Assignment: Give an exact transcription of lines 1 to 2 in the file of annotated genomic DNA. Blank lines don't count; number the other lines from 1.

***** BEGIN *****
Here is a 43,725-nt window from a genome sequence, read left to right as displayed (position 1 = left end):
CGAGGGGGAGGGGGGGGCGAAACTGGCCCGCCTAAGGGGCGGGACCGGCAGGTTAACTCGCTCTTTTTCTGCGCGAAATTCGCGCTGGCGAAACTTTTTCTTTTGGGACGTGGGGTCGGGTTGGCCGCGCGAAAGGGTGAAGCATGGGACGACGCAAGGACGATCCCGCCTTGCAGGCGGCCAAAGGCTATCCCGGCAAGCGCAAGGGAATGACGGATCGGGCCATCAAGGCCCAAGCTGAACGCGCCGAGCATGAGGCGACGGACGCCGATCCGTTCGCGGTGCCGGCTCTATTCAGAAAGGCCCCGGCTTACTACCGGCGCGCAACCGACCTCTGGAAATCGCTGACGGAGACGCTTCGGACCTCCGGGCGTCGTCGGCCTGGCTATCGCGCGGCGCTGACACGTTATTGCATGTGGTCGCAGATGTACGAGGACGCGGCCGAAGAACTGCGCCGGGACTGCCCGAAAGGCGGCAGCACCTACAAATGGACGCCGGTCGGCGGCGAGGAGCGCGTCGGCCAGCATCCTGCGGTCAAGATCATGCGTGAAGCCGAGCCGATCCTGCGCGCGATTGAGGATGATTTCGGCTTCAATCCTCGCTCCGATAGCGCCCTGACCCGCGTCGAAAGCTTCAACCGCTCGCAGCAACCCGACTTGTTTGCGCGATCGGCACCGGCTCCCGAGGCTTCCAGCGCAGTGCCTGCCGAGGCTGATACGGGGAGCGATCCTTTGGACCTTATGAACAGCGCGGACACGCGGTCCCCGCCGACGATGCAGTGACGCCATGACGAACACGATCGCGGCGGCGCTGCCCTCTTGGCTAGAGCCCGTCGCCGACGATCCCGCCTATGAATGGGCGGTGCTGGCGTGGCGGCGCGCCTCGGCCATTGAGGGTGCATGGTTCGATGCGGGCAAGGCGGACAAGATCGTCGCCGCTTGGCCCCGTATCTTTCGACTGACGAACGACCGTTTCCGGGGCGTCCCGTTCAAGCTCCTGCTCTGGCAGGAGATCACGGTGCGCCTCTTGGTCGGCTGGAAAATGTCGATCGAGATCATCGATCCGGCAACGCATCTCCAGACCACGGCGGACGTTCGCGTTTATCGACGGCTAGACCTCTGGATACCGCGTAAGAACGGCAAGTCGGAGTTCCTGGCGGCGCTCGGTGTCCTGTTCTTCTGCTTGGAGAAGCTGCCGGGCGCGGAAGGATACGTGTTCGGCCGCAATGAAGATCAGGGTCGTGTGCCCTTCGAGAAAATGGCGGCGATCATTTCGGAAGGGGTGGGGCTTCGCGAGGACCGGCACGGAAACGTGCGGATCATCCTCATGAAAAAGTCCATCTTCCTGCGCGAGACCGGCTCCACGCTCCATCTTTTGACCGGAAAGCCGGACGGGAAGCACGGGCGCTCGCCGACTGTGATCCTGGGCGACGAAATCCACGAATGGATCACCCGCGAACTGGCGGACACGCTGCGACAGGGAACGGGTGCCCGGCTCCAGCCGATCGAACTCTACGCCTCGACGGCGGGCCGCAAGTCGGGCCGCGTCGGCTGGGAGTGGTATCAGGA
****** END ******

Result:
Here is a 43,725-nt window from a genome sequence, read left to right as displayed (position 1 = left end):
CGAGGGGGAGGGGGGGGCGAAACTGGCCCGCCTAAGGGGCGGGACCGGCAGGTTAACTCGCTCTTTTTCTGCGCGAAATTCGCGCTGGCGAAACTTTTTCTTTTGGGACGTGGGGTCGGGTTGGCCGCGCGAAAGGGTGAAGCATGGGACGACGCAAGGACGATCCCGCCTTGCAGGCGGCCAAAGGCTATCCCGGCAAGCGCAAGGGAATGACGGATCGGGCCATCAAGGCCCAAGCTGAACGCGCCGAGCATGAGGCGACGGACGCCGATCCGTTCGCGGTGCCGGCTCTATTCAGAAAGGCCCCGGCTTACTACCGGCGCGCAACCGACCTCTGGAAATCGCTGACGGAGACGCTTCGGACCTCCGGGCGTCGTCGGCCTGGCTATCGCGCGGCGCTGACACGTTATTGCATGTGGTCGCAGATGTACGAGGACGCGGCCGAAGAACTGCGCCGGGACTGCCCGAAAGGCGGCAGCACCTACAAATGGACGCCGGTCGGCGGCGAGGAGCGCGTCGGCCAGCATCCTGCGGTCAAGATCATGCGTGAAGCCGAGCCGATCCTGCGCGCGATTGAGGATGATTTCGGCTTCAATCCTCGCTCCGATAGCGCCCTGACCCGCGTCGAAAGCTTCAACCGCTCGCAGCAACCCGACTTGTTTGCGCGATCGGCACCGGCTCCCGAGGCTTCCAGCGCAGTGCCTGCCGAGGCTGATACGGGGAGCGATCCTTTGGACCTTATGAACAGCGCGGACACGCGGTCCCCGCCGACGATGCAGTGACGCCATGACGAACACGATCGCGGCGGCGCTGCCCTCTTGGCTAGAGCCCGTCGCCGACGATCCCGCCTATGAATGGGCGGTGCTGGCGTGGCGGCGCGCCTCGGCCATTGAGGGTGCATGGTTCGATGCGGGCAAGGCGGACAAGATCGTCGCCGCTTGGCCCCGTATCTTTCGACTGACGAACGACCGTTTCCGGGGCGTCCCGTTCAAGCTCCTGCTCTGGCAGGAGATCACGGTGCGCCTCTTGGTCGGCTGGAAAATGTCGATCGAGATCATCGATCCGGCAACGCATCTCCAGACCACGGCGGACGTTCGCGTTTATCGACGGCTAGACCTCTGGATACCGCGTAAGAACGGCAAGTCGGAGTTCCTGGCGGCGCTCGGTGTCCTGTTCTTCTGCTTGGAGAAGCTGCCGGGCGCGGAAGGATACGTGTTCGGCCGCAATGAAGATCAGGGTCGTGTGCCCTTCGAGAAAATGGCGGCGATCATTTCGGAAGGGGTGGGGCTTCGCGAGGACCGGCACGGAAACGTGCGGATCATCCTCATGAAAAAGTCCATCTTCCTGCGCGAGACCGGCTCCACGCTCCATCTTTTGACCGGAAAGCCGGACGGGAAGCACGGGCGCTCGCCGACTGTGATCCTGGGCGACGAAATCCACGAATGGATCACCCGCGAACTGGCGGACACGCTGCGACAGGGAACGGGTGCCCGGCTCCAGCCGATCGAACTCTACGCCTCGACGGCGGGCCGCAAGTCGGGCCGCGTCGGCTGGGAGTGGTATCAGGA